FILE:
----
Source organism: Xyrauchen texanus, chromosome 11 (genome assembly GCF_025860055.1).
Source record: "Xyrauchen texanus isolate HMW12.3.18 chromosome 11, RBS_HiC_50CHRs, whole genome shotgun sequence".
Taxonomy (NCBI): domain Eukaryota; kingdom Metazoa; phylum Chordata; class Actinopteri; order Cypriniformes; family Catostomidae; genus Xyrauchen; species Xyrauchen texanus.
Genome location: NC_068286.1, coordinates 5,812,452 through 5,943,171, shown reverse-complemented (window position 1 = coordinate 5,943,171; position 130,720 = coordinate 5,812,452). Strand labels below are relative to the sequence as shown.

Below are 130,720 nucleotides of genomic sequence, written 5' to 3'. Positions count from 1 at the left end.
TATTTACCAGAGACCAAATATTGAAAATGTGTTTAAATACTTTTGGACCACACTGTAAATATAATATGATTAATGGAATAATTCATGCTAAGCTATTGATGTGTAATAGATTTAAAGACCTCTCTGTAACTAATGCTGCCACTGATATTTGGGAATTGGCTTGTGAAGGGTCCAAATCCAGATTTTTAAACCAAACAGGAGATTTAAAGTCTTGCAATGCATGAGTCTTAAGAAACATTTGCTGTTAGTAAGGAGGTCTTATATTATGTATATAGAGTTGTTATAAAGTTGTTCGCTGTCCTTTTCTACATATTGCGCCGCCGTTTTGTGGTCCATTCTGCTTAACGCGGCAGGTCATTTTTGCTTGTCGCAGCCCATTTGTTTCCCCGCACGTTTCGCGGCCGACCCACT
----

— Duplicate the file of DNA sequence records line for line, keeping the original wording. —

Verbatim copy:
Source organism: Xyrauchen texanus, chromosome 11 (genome assembly GCF_025860055.1).
Source record: "Xyrauchen texanus isolate HMW12.3.18 chromosome 11, RBS_HiC_50CHRs, whole genome shotgun sequence".
Taxonomy (NCBI): domain Eukaryota; kingdom Metazoa; phylum Chordata; class Actinopteri; order Cypriniformes; family Catostomidae; genus Xyrauchen; species Xyrauchen texanus.
Genome location: NC_068286.1, coordinates 5,812,452 through 5,943,171, shown reverse-complemented (window position 1 = coordinate 5,943,171; position 130,720 = coordinate 5,812,452). Strand labels below are relative to the sequence as shown.

Below are 130,720 nucleotides of genomic sequence, written 5' to 3'. Positions count from 1 at the left end.
TATTTACCAGAGACCAAATATTGAAAATGTGTTTAAATACTTTTGGACCACACTGTAAATATAATATGATTAATGGAATAATTCATGCTAAGCTATTGATGTGTAATAGATTTAAAGACCTCTCTGTAACTAATGCTGCCACTGATATTTGGGAATTGGCTTGTGAAGGGTCCAAATCCAGATTTTTAAACCAAACAGGAGATTTAAAGTCTTGCAATGCATGAGTCTTAAGAAACATTTGCTGTTAGTAAGGAGGTCTTATATTATGTATATAGAGTTGTTATAAAGTTGTTCGCTGTCCTTTTCTACATATTGCGCCGCCGTTTTGTGGTCCATTCTGCTTAACGCGGCAGGTCATTTTTGCTTGTCGCAGCCCATTTGTTTCCCCGCACGTTTCGCGGCCGACCCACT